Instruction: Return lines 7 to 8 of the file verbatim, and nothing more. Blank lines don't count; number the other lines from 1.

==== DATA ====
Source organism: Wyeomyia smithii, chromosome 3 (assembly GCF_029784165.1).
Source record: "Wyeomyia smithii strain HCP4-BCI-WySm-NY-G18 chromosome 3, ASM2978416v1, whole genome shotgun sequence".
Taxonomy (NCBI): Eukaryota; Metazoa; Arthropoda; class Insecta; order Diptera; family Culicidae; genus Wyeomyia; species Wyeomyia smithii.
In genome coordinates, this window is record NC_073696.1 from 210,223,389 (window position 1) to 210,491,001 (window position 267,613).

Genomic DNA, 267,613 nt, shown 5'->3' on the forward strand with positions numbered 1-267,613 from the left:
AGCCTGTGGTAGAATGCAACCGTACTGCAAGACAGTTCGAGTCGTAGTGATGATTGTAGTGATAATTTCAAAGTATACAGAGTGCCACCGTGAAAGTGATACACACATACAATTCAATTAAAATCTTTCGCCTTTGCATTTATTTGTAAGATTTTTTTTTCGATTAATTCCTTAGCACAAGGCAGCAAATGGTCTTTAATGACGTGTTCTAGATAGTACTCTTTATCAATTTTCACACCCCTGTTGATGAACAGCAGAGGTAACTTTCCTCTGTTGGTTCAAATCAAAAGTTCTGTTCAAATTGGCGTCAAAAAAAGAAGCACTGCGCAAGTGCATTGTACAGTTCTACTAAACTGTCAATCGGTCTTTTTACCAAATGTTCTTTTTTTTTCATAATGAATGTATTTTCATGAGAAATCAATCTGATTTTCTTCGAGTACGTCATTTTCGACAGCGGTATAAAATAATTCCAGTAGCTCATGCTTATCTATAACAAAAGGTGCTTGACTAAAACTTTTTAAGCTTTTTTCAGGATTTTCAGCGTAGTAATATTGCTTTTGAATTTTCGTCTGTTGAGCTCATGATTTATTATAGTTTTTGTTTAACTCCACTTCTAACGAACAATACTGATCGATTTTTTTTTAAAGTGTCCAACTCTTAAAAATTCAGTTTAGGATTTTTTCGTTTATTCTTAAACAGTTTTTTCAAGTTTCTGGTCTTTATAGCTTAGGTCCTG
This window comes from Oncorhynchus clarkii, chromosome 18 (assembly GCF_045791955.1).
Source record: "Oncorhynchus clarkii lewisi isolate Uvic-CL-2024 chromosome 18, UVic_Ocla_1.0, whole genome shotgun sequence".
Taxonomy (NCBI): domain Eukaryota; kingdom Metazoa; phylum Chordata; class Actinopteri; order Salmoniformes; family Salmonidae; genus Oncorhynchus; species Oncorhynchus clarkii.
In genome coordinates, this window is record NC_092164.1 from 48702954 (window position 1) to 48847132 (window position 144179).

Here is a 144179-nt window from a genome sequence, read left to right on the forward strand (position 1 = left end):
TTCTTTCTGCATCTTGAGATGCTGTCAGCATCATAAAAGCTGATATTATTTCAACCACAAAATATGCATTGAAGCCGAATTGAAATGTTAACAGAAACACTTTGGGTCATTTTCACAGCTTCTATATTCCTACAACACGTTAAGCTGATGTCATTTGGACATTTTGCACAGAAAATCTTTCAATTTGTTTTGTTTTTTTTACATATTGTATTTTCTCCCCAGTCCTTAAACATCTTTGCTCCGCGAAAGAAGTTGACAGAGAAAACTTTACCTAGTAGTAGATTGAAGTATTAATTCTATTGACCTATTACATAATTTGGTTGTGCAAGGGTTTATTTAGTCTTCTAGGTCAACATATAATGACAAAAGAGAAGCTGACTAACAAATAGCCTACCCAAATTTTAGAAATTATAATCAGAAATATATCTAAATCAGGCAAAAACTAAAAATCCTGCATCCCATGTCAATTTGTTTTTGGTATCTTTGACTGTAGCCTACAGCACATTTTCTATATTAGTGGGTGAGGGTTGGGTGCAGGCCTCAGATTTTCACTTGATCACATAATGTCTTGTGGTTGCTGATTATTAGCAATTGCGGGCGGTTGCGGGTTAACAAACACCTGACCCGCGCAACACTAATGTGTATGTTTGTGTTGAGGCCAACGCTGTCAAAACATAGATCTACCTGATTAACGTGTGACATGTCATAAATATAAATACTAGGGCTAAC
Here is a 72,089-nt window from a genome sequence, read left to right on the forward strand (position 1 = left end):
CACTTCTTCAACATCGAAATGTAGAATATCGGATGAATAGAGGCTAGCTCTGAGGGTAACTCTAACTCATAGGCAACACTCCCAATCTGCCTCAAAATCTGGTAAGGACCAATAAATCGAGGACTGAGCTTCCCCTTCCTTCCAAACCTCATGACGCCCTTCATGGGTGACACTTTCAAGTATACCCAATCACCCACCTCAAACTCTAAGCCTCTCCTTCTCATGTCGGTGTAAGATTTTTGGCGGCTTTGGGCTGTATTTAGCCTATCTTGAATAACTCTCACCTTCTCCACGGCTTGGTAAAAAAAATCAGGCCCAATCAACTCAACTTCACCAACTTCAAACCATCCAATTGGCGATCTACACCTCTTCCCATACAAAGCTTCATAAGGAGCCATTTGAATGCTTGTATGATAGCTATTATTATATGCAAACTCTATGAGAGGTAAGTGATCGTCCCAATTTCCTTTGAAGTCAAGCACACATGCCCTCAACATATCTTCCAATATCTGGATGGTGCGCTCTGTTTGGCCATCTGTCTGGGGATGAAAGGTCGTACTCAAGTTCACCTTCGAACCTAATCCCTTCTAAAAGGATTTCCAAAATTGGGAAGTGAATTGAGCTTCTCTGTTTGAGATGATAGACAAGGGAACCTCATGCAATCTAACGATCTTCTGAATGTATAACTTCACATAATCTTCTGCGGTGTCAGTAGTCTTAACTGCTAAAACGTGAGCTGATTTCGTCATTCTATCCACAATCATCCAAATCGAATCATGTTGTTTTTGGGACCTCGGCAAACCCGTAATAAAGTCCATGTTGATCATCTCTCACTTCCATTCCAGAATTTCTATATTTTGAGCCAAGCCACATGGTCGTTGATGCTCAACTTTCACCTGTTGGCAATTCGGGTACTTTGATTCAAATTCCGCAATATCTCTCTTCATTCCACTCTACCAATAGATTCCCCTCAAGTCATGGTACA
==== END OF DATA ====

This window comes from Oncorhynchus clarkii, chromosome 18 (assembly GCF_045791955.1).
Source record: "Oncorhynchus clarkii lewisi isolate Uvic-CL-2024 chromosome 18, UVic_Ocla_1.0, whole genome shotgun sequence".